Back in 2012, Manny Pacquiao fought Timothy Bradley and according to pretty much everyone who saw the fight in person or on TV thought Pacquiao won pretty much every one of the 12 rounds.

Unfortunately, for Pacquiao, two of the three judges who’s opinion mattered the most did not agree with public opinion and scored the fight for Bradley. Many would call that decision one of the biggest robberies in the history of sports.

Two years later Bradley and Pacquiao would face each other again and at the end of another 12 rounds all three judges would this time score it for Pacquiao.

Public opinion would say out of the 24 rounds that Bradley and Pacquiao fought that Pacquiao won at least 20 of those rounds. Not exactly something that would make people think these two fighters need to face each other again.

So with that said, why are we being sold a third fight between these same two fighters this Saturday night? Why is boxing telling us that we should care about this fight or expect that a third fight will be any different than the previous two between Bradley and Pacquiao?

Since 2012 when Bradley and Pacquiao first fought, there has been a lot of changes with both fighters. In the case of Manny Pacquiao, who was pretty much unbeatable in 2012, to his own admission, is not the same fighter now as he was four years ago. Besides the obvious of being 4 years older (37), he has also been viscously knocked out in a fight and has battled injuries that have kept him from any real impressive wins during that span. I won’t even bring up the Mayweather fight last May. Manny hasn’t actually stopped an opponent inside 12 rounds since 2009, when he scored a TKO win over Miguel Cotto.

So you have what appears to be a vulnerable Manny Pacquiao.

A vulnerable fighter, who says that this Saturday night will be the last fight of his career.

However, maybe that could be a good thing, as Pacquiao seems to be focused on putting an exclamation point on his Hall of Fame career Saturday night against Bradley.

Manny told reporters this week, “I want an explosive performance and to win convincingly to make the fans happy.” Manny clearly wants to make sure the last memory of him in the boxing ring is a memorable one. He’s hoping to erase some of the memories we’ve had lately of him in the ring and probably as well as the comments he made a few weeks ago about same sex relationships.

His Hall of Fame trainer Freddie Roach echoed Pacquiao’s sentiments when he spoke with our own Dukes and Bell during their show on Thursday. “Manny is healthy, hitting harder than I’ve seen him in a long time, and he’s committed to giving a great performance Saturday night.”

Pacquiao’s opponent Saturday night is not ready to say goodbye to his career just yet.

He’s the younger fighter (32), who feels he is still in his prime and his best performances are still ahead of him.

He’s only had one official loss in his career, but has had a few fights since 2012 where he was very fortunate to come out on top. In fact, in two of those fights vs. Ruslan Provodnikov and Jessie Vargas respectively, Bradley had to muster every ounce of heart and strength he had to survive the 12th round of both fights and win them by decision.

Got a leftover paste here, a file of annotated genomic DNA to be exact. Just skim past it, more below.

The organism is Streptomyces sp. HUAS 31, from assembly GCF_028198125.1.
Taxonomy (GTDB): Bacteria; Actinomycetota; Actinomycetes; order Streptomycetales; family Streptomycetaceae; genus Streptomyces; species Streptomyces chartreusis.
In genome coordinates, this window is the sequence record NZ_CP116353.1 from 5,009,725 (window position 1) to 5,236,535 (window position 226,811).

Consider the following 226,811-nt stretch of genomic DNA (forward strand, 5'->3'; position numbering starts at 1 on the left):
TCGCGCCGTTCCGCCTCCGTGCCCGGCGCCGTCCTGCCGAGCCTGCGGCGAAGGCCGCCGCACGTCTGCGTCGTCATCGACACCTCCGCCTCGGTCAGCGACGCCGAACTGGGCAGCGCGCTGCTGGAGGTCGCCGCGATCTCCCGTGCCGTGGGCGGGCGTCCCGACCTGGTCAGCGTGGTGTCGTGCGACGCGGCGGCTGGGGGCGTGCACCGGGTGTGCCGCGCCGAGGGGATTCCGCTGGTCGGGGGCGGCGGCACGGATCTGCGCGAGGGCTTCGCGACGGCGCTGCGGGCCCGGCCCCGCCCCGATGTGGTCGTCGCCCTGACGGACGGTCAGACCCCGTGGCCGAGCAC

Tim Bradley though is a warrior who takes the saying of leaving it all in the ring literally. Bradley though sees this as the opportunity of a lifetime for him. In front of reporters on Wednesday, he made that very clear.

“This is about legacy for me. Getting a third crack at it. I’m ready. More than any other fight I’ve ever been in. If I’m going to beat Manny Pacquiao, it’s now. This is my only opportunity, and it’s my last opportunity. And I am ready for it.”

He may indeed be ready, as one major change Bradley has made since 2012 is his trainer.

For his last fight, Bradley brought on legendary trainer and ESPN boxing analyst Teddy Atlas. Atlas has trained the likes of former champions such as Mike Tyson, Michael Moorer, and Alexander Povetkin, but had pretty much given up on training fighters as he didn’t feel he could personally invest his all in a fighter who may in fact not give his all back.

That all changed though when Atlas met Bradley and the two started to work together. He told our Dukes and Bell show on Thursday (listen below), “When I first met Tim we clicked right away. I looked in his eyes and saw that passion and he reenergized me. I consider myself to be a teacher and he just seemed like the perfect student who was willing to learn. And most importantly he trusts me.”

When you are dealing with a trainer like Teddy Atlas you have to trust him for sure. He’s notorious for his passionate, fiery and in your face motivational pleas with his fighters in and out of the ring. While that may turn some fighters off, Bradley has been singing the praises of Atlas since the two first got together and every day since.

He believes Atlas will be a big difference for him Saturday night against Pacquiao.

Bradley says “Before I didn’t have all of the pieces of the puzzle. Now this third time around, there’s a new trainer, new mind-set, new game plan. I feel like I’m refined.”

So, in one corner you have a guy who is determined to want to leave a memorable and possibly final impression in what may be his last fight.

In the other corner, you have a guy who feels this might be his last chance to be relevant in a sport he is not ready to leave just yet.

You add all that up and you have what may be the makings of a fight that may in fact exceed expectations and leave fight fans with an unexpected sense of happiness.

Manny Pacquiao will battle Tim Bradley Saturday night, April 9th for the WBO Welterweight Championship live on HBO PPV at 9 p.m. EST.

Shots from the Peanut Gallery


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